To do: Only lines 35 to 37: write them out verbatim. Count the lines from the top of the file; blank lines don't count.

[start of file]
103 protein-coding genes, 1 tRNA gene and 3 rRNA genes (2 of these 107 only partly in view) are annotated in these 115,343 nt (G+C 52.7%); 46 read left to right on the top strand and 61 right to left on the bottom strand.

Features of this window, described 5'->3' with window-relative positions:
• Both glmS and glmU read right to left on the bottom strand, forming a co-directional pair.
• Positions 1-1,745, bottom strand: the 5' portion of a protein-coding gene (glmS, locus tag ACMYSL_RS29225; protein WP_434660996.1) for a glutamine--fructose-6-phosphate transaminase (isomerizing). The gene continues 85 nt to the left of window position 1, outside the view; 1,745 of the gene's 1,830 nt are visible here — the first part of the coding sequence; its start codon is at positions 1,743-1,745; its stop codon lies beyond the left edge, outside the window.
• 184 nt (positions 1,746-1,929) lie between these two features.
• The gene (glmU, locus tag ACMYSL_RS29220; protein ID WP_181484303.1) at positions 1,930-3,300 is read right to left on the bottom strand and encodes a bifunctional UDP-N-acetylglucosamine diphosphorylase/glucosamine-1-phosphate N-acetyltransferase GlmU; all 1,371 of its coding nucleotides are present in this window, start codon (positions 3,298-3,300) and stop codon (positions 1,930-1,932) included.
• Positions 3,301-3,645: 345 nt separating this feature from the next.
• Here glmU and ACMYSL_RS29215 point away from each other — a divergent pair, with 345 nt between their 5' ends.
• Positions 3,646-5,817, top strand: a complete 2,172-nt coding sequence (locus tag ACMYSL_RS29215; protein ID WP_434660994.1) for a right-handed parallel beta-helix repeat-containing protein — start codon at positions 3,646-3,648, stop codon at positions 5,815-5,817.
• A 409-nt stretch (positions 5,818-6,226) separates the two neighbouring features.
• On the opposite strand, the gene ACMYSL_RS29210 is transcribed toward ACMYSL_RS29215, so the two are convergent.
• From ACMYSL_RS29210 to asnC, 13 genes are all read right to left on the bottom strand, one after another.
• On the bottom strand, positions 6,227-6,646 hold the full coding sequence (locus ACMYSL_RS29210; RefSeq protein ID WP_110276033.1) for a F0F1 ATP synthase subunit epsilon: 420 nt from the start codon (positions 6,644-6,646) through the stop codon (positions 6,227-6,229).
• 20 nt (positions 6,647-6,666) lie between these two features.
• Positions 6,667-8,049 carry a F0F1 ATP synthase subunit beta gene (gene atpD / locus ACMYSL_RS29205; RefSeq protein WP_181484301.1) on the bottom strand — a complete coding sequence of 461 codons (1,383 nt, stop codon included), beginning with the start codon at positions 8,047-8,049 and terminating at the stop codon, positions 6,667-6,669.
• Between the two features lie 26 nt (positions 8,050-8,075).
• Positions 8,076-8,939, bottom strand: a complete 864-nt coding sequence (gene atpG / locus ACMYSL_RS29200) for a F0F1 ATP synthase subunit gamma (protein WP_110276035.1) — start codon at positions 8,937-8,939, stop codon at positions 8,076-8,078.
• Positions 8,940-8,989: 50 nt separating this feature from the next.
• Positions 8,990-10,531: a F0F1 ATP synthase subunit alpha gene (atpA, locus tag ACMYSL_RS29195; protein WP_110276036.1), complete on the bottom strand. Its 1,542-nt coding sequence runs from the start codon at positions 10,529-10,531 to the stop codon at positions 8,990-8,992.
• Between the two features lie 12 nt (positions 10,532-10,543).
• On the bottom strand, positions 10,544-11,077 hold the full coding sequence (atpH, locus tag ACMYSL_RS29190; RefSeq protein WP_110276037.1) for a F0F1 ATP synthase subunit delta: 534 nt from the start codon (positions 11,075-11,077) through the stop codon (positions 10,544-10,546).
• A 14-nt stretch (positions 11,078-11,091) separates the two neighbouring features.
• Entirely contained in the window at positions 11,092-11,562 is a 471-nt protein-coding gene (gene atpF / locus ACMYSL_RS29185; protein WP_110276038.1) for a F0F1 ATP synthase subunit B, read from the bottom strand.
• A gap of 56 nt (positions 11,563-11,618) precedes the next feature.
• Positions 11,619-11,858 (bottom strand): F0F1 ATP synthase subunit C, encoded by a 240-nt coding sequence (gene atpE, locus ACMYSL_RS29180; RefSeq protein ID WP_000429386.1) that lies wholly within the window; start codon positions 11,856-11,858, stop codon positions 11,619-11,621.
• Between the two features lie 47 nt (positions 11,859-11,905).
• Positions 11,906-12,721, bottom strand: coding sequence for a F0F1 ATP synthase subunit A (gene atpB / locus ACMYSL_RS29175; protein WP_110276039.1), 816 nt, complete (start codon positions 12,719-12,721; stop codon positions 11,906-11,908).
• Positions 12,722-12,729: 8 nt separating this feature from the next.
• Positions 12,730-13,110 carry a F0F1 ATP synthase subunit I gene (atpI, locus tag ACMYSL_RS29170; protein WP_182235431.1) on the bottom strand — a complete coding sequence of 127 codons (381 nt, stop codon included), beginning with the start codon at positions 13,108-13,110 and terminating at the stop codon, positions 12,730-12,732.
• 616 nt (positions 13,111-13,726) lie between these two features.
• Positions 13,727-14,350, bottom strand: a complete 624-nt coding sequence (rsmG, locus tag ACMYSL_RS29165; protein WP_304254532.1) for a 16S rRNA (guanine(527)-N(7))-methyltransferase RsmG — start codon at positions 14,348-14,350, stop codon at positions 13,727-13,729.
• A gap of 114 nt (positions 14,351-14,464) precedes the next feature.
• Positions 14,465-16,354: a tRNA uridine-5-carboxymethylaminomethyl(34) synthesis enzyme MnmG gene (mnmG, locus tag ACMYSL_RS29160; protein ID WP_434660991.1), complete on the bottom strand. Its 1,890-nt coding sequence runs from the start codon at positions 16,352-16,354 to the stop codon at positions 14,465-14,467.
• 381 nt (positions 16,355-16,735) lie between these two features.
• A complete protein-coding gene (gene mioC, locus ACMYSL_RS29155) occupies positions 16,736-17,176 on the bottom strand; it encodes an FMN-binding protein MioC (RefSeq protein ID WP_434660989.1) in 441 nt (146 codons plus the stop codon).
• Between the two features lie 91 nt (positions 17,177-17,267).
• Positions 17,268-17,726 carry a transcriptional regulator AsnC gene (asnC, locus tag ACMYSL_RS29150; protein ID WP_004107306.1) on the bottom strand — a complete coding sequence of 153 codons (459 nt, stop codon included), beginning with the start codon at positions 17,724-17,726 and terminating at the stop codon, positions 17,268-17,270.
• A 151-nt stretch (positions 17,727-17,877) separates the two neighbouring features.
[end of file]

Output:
• A complete protein-coding gene (gene mioC, locus ACMYSL_RS29155) occupies positions 16,736-17,176 on the bottom strand; it encodes an FMN-binding protein MioC (RefSeq protein ID WP_434660989.1) in 441 nt (146 codons plus the stop codon).
• Between the two features lie 91 nt (positions 17,177-17,267).
• Positions 17,268-17,726 carry a transcriptional regulator AsnC gene (asnC, locus tag ACMYSL_RS29150; protein ID WP_004107306.1) on the bottom strand — a complete coding sequence of 153 codons (459 nt, stop codon included), beginning with the start codon at positions 17,724-17,726 and terminating at the stop codon, positions 17,268-17,270.